Higher-than-expected wage claims and fuel subsidies will mean Ghana must take additional steps to stick to its 2012 deficit target of 5.2 percent of gross domestic product, the International Monetary Fund said.
"To this end, discussions focused on identifying opportunities for fiscal savings from higher revenues or reduced spending including contingency measures that could be activated if needed," IMF mission chief Christina Daseking said in a statement after a nine-day visit to the country.
The mission led by Christina Daseking, visited the country during February 22 to March 2, 2012, to conduct discussions for the sixth review under the IMF’s Extended Credit Facility. The mission met with Finance Minister Kwabena Duffuor, Bank of Ghana Governor Kwesi Amissah-Arthur, other senior officials, members of the Parliamentary Finance Committee, and representatives of the private sector and trade unions.
The statement posted on the IMF website said “The economy expanded by an estimated 13.5 per cent in 2011 which was boosted by the onset of oil production and strong broad based non-oil growth, while end-2011 inflation reached 8.6 per cent—below the government’s 9 percent target.
The statement said despite a strong export performance, the provisional current account deficit rose to a level of nearly 10 per cent of GDP in 2011 on account of rapid import growth and pointed out that the economy is expected to grow at a robust rate of 8-9 percent, and with appropriately tight macroeconomic policies, inflation is projected to remain within the inner target band of 6.7-10.7 per cent.
“The fiscal deficit in 2011 of 4.4 percent of non-oil GDP (4.2 percent of total GDP) was below the programme ceiling by0.7 percentage points of non-oil GDP, supported by an impressive improvement in revenue collection. However, the wage bill, exceeded earlier projections, and spending obligations of about 1 percent of non-oil GDP were carried over into 2012. The government made commendable efforts in settling past arrears to the tune of GH˘ 1.5 billion (3 percent of non-oil GDP)” the statement said.
It said “The government’s main challenge for 2012 will be to maintain the hard-won stabilisation gains—strong broad-based growth, single-digit inflation, and fiscal consolidation—in the face of resurgent global risks.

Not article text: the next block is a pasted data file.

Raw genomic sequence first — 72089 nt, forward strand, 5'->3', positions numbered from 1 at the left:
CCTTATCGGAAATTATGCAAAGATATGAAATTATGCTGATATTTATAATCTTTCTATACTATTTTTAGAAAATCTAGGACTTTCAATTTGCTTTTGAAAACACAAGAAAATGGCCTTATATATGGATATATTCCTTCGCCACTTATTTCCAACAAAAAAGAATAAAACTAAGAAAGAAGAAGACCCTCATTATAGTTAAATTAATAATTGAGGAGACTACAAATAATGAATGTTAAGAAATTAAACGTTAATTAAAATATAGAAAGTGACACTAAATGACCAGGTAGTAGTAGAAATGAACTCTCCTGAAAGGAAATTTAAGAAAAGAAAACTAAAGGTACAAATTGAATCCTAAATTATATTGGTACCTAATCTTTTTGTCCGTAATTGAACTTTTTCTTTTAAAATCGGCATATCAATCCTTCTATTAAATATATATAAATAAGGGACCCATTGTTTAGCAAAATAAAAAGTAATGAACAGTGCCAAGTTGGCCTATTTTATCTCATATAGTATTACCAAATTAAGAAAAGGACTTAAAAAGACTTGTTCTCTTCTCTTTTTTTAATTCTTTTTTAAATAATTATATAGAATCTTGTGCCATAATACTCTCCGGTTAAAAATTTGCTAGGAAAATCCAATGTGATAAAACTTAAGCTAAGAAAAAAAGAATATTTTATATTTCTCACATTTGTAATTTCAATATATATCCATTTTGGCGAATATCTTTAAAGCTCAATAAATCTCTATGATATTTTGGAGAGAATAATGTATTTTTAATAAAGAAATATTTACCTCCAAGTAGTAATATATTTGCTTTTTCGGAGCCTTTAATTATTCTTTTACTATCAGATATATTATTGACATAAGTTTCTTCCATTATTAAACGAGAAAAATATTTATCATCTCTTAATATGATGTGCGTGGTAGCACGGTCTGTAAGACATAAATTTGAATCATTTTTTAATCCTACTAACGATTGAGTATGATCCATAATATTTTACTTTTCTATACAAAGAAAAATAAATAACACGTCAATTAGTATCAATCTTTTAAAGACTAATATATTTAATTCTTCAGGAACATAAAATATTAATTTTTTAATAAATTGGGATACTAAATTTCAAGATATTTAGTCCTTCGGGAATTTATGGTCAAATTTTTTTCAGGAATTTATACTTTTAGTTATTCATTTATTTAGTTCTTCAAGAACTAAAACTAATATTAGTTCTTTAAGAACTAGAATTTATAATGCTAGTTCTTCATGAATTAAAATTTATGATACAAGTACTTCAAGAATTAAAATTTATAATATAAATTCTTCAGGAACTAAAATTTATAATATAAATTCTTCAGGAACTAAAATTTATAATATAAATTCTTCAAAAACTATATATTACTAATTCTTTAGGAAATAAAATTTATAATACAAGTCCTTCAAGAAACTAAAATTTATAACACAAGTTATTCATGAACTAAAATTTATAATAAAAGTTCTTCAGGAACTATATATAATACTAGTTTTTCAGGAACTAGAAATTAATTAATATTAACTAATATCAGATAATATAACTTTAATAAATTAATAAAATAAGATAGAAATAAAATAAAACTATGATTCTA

The statement pointed out that a sizeable depreciation of the cedi in January reflected on the combination of seasonally high demand for foreign exchange and increased risk perceptions of foreign investors. Interventions by the Bank of Ghana and a subsequent increase in the policy rate helped reverse the slide partly in February.
It said the economy was exposed to upside risks to inflation from currency depreciation and high domestic demand, as well as to a possible deterioration in the external position, should a deeper global slowdown weaken foreign inflows.
“In light of these risks, the mission cautioned against any actions that could jeopardize the government’s 2012 fiscal deficit target of 5.2 percent of non-oil GDP.
Achieving this target will now require additional efforts, in light of the carry-over of claims and residual costs from fuel price subsidies in 2011.
Moreover, rising world oil prices, if not passed on to consumers, will result in the reemergence of costly subsidies, while the recently agreed pay increase for the public sector of 18 percent will require significant savings from a planned payroll audit to keep the wage bill in check.
To this end, discussions focused on identifying opportunities for fiscal savings from higher revenues or reduced spending, including contingency measures that could be activated, if needed, the stated said.
The statement concluded that “Discussions with the Bank of Ghana focused on sustaining low inflation and policies to strengthen monetary operations and liquidity management”.
Source: Daily Graphic
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